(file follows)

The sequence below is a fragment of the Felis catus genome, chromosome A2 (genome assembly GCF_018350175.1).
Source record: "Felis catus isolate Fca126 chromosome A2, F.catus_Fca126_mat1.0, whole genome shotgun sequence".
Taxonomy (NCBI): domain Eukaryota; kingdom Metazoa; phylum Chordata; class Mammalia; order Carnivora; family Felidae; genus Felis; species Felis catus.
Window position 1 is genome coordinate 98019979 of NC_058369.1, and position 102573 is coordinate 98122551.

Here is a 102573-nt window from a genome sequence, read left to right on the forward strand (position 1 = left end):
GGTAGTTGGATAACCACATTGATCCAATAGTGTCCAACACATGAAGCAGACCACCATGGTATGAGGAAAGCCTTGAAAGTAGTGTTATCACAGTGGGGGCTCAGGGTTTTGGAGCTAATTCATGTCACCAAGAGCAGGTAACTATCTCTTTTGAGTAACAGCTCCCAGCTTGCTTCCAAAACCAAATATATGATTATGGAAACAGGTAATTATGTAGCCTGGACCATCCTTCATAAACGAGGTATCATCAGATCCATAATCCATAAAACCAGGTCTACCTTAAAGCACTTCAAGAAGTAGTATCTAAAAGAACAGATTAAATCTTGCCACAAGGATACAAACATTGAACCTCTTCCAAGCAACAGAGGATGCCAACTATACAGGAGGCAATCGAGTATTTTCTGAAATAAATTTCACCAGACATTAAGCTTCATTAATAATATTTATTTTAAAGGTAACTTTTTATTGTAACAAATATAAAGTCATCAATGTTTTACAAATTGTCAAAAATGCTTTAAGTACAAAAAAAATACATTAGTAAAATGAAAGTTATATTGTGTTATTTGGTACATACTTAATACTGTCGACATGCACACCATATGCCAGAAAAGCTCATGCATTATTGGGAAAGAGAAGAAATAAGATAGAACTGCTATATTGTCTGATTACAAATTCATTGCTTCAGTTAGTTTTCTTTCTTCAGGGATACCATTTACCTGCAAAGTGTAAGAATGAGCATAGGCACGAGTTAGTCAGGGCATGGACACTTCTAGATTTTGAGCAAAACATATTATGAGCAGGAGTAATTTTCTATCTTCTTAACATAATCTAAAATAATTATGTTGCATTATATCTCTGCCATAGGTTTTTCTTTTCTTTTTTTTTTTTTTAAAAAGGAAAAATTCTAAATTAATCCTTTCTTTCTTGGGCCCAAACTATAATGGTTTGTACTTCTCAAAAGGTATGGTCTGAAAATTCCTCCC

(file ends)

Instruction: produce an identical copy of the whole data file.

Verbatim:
The sequence below is a fragment of the Felis catus genome, chromosome A2 (genome assembly GCF_018350175.1).
Source record: "Felis catus isolate Fca126 chromosome A2, F.catus_Fca126_mat1.0, whole genome shotgun sequence".
Taxonomy (NCBI): domain Eukaryota; kingdom Metazoa; phylum Chordata; class Mammalia; order Carnivora; family Felidae; genus Felis; species Felis catus.
Window position 1 is genome coordinate 98019979 of NC_058369.1, and position 102573 is coordinate 98122551.

Here is a 102573-nt window from a genome sequence, read left to right on the forward strand (position 1 = left end):
GGTAGTTGGATAACCACATTGATCCAATAGTGTCCAACACATGAAGCAGACCACCATGGTATGAGGAAAGCCTTGAAAGTAGTGTTATCACAGTGGGGGCTCAGGGTTTTGGAGCTAATTCATGTCACCAAGAGCAGGTAACTATCTCTTTTGAGTAACAGCTCCCAGCTTGCTTCCAAAACCAAATATATGATTATGGAAACAGGTAATTATGTAGCCTGGACCATCCTTCATAAACGAGGTATCATCAGATCCATAATCCATAAAACCAGGTCTACCTTAAAGCACTTCAAGAAGTAGTATCTAAAAGAACAGATTAAATCTTGCCACAAGGATACAAACATTGAACCTCTTCCAAGCAACAGAGGATGCCAACTATACAGGAGGCAATCGAGTATTTTCTGAAATAAATTTCACCAGACATTAAGCTTCATTAATAATATTTATTTTAAAGGTAACTTTTTATTGTAACAAATATAAAGTCATCAATGTTTTACAAATTGTCAAAAATGCTTTAAGTACAAAAAAAATACATTAGTAAAATGAAAGTTATATTGTGTTATTTGGTACATACTTAATACTGTCGACATGCACACCATATGCCAGAAAAGCTCATGCATTATTGGGAAAGAGAAGAAATAAGATAGAACTGCTATATTGTCTGATTACAAATTCATTGCTTCAGTTAGTTTTCTTTCTTCAGGGATACCATTTACCTGCAAAGTGTAAGAATGAGCATAGGCACGAGTTAGTCAGGGCATGGACACTTCTAGATTTTGAGCAAAACATATTATGAGCAGGAGTAATTTTCTATCTTCTTAACATAATCTAAAATAATTATGTTGCATTATATCTCTGCCATAGGTTTTTCTTTTCTTTTTTTTTTTTTTAAAAAGGAAAAATTCTAAATTAATCCTTTCTTTCTTGGGCCCAAACTATAATGGTTTGTACTTCTCAAAAGGTATGGTCTGAAAATTCCTCCC